Loading presentation...

Present Remotely

Send the link below via email or IM

Copy

Present to your audience

Start remote presentation

  • Invited audience members will follow you as you navigate and present
  • People invited to a presentation do not need a Prezi account
  • This link expires 10 minutes after you close the presentation
  • A maximum of 30 users can follow your presentation
  • Learn more about this feature in our knowledge base article

Do you really want to delete this prezi?

Neither you, nor the coeditors you shared it with will be able to recover it again.

DeleteCancel

Make your likes visible on Facebook?

Connect your Facebook account to Prezi and let your likes appear on your timeline.
You can change this under Settings & Account at any time.

No, thanks

Food for the tuckerbox - Stage 3

Term 2 - 2013
by

Alison Brown

on 29 May 2013

Comments (0)

Please log in to add your comment.

Report abuse

Transcript of Food for the tuckerbox - Stage 3

Lesson 8 - Commercial Packaging Farming is the first step in all food production
Using water to nourish cultivated land to grow plants is called irrigation
Food production was the main factor that led to the development of human civilization
Climate, types of landforms, soils, flora and fauna of the region are factors which form our culture and lifestyle
All plants need soil to grow and all animals eat plants or other plant-eating animals
Student task investigate a food and fill out these fields:
Raw Food:
Native to this country/region:
climate grown/found in:
Soil in area
picture of food Lesson 2 - Influences on food production Lesson 5 - Processing for preservation: Milk Food Processing Lesson 7 - Getting it out there Marketing and distribution Marketing and Distribution Stage 3 Science Unit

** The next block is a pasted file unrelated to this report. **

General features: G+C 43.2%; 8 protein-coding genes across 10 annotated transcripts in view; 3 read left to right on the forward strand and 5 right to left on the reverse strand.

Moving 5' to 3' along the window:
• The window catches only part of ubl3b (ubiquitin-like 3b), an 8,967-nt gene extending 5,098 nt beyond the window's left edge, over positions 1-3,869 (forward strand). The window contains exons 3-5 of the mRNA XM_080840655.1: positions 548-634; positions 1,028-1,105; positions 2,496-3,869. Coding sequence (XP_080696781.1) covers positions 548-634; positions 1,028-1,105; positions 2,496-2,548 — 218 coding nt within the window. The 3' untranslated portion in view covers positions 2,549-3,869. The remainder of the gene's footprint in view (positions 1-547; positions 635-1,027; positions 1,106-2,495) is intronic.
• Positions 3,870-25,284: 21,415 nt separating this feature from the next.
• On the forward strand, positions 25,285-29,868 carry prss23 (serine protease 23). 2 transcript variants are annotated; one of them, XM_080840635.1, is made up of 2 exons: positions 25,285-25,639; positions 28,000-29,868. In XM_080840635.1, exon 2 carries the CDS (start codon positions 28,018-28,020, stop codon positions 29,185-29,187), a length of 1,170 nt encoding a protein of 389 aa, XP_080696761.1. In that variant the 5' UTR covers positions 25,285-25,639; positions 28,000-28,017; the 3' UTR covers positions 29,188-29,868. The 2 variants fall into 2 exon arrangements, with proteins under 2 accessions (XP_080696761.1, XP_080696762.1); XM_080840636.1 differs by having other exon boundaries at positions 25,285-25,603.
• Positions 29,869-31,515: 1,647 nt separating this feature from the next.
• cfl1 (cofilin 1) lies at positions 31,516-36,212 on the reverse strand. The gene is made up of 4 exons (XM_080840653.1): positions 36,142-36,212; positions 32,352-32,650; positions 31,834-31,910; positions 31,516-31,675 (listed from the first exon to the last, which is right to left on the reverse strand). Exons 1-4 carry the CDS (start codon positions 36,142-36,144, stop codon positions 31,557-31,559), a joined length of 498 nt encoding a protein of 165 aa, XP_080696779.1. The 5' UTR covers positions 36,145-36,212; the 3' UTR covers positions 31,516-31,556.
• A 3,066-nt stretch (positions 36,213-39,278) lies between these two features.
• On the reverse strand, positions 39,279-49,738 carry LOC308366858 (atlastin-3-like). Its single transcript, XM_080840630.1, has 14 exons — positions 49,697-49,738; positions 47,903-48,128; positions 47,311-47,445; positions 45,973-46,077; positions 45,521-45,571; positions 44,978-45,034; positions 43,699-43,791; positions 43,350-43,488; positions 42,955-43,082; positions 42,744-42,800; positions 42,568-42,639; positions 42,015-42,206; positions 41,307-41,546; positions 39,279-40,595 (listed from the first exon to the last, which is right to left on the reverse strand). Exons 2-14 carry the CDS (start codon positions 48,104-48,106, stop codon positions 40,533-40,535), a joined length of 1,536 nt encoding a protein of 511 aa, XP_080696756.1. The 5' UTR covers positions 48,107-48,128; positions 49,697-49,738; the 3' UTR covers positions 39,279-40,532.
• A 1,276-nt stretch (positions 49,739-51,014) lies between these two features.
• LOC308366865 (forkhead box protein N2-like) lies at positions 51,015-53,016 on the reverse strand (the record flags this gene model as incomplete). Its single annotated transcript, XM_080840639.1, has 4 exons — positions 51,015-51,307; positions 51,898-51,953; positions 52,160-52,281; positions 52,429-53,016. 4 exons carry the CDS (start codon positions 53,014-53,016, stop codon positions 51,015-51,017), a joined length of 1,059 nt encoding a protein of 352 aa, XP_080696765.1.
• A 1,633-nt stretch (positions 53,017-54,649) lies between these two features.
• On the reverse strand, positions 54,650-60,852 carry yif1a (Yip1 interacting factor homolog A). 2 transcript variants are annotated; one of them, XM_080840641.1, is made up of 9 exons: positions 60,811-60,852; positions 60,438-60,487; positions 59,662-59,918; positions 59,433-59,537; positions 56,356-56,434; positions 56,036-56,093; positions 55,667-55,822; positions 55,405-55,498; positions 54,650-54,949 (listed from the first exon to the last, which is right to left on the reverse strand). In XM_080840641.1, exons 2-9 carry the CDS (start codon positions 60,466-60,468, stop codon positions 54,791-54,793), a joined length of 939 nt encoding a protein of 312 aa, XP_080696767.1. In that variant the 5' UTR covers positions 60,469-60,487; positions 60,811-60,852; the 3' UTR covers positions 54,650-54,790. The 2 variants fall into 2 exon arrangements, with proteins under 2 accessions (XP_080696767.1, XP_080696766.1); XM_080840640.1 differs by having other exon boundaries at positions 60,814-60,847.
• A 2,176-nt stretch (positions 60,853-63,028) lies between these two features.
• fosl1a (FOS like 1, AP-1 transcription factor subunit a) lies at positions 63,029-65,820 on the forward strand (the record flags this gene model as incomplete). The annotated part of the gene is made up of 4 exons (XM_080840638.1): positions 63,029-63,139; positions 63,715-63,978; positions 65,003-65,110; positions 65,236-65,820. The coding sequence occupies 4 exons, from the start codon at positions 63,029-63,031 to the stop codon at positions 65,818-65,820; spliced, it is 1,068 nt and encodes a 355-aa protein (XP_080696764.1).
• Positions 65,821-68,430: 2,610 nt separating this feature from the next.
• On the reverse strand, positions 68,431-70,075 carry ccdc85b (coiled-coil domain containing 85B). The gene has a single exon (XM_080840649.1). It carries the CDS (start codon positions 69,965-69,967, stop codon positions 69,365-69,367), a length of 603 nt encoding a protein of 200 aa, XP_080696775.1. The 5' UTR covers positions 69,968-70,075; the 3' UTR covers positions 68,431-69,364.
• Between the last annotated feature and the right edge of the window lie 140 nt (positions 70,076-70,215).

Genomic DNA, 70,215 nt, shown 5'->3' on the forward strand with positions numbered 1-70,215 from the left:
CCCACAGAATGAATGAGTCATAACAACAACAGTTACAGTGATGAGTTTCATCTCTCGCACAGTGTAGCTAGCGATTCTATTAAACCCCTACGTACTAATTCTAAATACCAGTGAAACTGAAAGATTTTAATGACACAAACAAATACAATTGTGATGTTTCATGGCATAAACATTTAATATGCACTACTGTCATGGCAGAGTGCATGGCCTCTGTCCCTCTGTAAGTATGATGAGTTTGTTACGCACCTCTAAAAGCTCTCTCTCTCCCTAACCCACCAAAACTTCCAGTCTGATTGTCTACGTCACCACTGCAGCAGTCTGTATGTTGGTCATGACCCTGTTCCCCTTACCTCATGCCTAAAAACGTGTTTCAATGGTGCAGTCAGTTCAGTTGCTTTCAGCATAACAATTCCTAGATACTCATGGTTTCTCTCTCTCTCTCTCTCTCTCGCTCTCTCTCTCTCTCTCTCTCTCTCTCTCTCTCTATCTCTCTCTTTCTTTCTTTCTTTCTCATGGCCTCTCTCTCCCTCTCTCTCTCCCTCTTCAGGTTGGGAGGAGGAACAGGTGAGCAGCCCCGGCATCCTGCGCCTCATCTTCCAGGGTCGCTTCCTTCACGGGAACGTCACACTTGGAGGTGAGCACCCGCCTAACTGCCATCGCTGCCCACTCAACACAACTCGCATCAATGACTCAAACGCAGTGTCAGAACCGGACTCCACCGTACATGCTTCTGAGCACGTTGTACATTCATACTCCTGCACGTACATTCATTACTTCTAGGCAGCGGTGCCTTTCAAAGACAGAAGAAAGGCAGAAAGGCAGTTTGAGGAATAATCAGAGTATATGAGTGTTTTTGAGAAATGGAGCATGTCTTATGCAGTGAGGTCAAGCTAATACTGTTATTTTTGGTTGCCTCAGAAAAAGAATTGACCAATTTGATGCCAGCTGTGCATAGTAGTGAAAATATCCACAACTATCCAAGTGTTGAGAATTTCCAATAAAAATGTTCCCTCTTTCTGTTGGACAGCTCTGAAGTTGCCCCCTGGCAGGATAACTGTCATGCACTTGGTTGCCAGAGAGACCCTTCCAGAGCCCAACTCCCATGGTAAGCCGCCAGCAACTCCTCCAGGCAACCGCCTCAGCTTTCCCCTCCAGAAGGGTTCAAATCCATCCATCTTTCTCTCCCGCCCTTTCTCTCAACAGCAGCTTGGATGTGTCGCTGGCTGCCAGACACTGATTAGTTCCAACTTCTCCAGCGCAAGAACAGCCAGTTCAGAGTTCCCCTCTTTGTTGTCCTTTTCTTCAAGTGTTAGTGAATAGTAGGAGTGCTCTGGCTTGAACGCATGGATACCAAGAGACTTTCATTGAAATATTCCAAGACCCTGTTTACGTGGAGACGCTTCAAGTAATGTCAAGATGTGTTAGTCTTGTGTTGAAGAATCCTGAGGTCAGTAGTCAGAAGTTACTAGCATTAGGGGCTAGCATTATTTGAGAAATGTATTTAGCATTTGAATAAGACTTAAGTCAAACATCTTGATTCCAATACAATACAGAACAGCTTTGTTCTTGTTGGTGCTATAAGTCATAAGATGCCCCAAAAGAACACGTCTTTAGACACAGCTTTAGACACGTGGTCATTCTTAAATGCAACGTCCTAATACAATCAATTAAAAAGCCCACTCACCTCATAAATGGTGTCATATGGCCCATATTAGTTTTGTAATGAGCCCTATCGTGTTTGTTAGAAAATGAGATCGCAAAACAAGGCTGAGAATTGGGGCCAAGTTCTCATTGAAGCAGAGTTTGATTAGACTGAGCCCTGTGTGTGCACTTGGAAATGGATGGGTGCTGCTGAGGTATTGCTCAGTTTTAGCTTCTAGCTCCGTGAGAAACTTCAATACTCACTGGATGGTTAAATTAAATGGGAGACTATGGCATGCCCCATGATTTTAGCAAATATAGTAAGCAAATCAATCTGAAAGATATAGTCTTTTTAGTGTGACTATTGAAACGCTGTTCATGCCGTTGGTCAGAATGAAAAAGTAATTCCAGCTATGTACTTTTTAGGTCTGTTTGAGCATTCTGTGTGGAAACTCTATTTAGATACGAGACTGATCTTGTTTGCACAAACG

2013 Food for the tucker box Lesson 1 - Food sources Lesson 3 - Food around the world Where does food come from? Where does food come from? Where does food come from? Food Processing Lesson 4 - Reasons for processing Lesson 6 - Processing for taste: chocolate Food processing 1.List your favourite food?
Before they became foods, they swam in the ocean, grew on trees or ran in the fields. Student task:
List and paste a picture of examples of sources of food:
Food from plants:
1. grains
2. fruits and vegetables
3. Other edible plants are nuts, herbs, mushrooms, cocoa, tea, coffee and yeasts. Nuts, herb and mushrooms can be eaten raw or cooked. Cocoa, tea and coffee need to be processed in factories before we can use them for food.
4. Food from animals
5. Eggs
6. Dairy products People around the world grow different crops depending on an area's climate, soils and culture
Each civilization cooks and prepares its food differently
In Greece, a lot of vegetables are eaten raw, so salads are very popular
Recipes and ingredients from Africa, South America, the Caribbean and France have influenced Mexican-style cooking
Religion has the greatest influence on what people eat in India Student task: Investigate Greek, Indian or Mexican cuisine, (as examples) outline the:
1 History of the cuisine and
2. An example of a recipe/dish from that country. Food is processed so it can be stored for longer and to make it tastier
Cooking is the most basic method of food processing
Agriculture (farming) is the science of producing animals and plants for food
To keep food from spoiling, it needs to be preserved
Minimally processed food means not many changes have been made to it Cooking
Drying
Food irradiation
Freezing
Chemical food preservation
Fermentation Student task:Define/explain these food preparation methods Nutrition Lesson 9 - Preservatives Introduction
Milk is produced naturally by all mammal mothers to provide food for their newborn
Dairy is a branch of agriculture that involves the breeding and raising of dairy animals
During the process of pasteurisation, spoilage-causing bacteria are killed by heating the product to a temperature that is just below its boiling point
Homogenisation is the process by which milk butterfat is broken down into tiny particles by forcing the milk through nozzles at very high pressure